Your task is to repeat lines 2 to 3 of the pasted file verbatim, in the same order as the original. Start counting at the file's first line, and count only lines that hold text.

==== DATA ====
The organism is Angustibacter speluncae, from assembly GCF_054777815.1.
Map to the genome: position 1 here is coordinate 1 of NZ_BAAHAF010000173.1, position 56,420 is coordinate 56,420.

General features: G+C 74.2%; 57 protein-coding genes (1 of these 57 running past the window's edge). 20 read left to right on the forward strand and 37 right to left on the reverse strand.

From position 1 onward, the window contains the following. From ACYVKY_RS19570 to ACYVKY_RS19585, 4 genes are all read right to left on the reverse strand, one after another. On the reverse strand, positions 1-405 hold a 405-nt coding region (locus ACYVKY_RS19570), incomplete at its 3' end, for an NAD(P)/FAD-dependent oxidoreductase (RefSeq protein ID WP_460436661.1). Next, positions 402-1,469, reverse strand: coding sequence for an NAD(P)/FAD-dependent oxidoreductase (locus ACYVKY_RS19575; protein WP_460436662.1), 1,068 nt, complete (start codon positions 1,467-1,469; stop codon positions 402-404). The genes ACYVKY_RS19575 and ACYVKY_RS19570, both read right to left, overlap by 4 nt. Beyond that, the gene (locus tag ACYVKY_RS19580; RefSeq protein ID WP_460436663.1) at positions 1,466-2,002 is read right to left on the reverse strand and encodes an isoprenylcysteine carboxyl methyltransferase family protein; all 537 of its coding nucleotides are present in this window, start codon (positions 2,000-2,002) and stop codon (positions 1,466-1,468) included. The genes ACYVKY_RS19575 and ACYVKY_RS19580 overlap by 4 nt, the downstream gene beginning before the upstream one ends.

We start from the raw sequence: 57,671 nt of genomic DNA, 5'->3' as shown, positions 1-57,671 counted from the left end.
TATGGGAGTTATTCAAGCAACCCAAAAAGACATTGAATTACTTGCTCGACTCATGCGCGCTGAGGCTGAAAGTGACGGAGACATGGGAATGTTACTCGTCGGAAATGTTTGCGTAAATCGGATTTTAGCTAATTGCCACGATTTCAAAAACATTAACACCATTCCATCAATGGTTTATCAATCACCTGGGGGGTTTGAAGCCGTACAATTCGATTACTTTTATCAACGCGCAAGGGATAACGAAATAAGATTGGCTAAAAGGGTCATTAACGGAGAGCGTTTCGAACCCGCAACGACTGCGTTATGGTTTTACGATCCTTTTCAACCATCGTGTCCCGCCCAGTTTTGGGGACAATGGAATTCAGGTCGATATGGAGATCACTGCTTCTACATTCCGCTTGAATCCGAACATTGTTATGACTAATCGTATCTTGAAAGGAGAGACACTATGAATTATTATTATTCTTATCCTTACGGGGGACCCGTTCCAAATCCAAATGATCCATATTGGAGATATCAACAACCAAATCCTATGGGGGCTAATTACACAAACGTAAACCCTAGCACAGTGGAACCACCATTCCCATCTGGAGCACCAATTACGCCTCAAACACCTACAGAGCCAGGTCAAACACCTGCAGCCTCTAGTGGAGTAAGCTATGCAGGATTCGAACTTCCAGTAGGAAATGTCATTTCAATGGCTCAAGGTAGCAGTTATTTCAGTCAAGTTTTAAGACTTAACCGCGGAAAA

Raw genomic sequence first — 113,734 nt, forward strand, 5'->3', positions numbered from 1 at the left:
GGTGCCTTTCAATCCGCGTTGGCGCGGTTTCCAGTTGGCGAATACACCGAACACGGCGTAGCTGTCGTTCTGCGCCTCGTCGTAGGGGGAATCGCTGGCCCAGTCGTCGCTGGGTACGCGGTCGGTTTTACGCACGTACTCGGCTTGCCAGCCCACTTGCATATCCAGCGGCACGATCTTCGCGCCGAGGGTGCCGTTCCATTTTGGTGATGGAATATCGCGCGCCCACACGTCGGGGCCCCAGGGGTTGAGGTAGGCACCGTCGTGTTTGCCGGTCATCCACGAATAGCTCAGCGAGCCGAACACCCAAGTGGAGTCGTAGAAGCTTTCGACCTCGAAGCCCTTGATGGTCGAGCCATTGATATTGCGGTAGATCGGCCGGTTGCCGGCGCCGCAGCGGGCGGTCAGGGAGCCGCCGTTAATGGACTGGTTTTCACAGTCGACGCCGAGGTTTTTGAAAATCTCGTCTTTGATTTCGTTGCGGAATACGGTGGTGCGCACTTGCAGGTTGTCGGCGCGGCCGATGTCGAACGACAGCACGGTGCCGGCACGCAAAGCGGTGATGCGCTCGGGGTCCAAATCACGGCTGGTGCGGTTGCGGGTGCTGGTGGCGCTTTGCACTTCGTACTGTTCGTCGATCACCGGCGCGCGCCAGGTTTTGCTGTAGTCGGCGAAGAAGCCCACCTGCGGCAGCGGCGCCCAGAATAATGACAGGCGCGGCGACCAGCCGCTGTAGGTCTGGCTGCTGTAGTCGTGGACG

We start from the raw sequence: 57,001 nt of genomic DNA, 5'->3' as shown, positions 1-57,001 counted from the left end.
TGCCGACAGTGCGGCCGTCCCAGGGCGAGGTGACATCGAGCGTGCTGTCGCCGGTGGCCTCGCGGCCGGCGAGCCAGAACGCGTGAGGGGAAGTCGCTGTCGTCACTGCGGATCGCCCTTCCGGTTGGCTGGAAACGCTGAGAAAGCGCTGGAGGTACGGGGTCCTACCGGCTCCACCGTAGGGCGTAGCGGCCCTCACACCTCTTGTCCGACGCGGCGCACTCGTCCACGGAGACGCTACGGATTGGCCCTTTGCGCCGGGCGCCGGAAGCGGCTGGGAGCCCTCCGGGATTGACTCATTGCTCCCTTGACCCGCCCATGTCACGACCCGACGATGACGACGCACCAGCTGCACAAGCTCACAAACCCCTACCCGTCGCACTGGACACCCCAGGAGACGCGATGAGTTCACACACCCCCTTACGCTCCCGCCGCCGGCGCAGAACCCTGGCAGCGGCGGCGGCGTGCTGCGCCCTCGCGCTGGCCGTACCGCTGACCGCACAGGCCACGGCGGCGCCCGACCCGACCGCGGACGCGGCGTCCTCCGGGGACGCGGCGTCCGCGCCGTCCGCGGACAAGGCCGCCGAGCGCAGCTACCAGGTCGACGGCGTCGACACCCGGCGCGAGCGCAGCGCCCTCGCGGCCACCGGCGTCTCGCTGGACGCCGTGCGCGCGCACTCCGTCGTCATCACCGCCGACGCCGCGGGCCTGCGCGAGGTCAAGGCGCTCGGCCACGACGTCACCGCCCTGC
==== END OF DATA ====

Map to the genome: position 1 here is coordinate 1 of NZ_BAAHAF010000173.1, position 56,420 is coordinate 56,420.

General features: G+C 74.2%; 57 protein-coding genes (1 of these 57 running past the window's edge). 20 read left to right on the forward strand and 37 right to left on the reverse strand.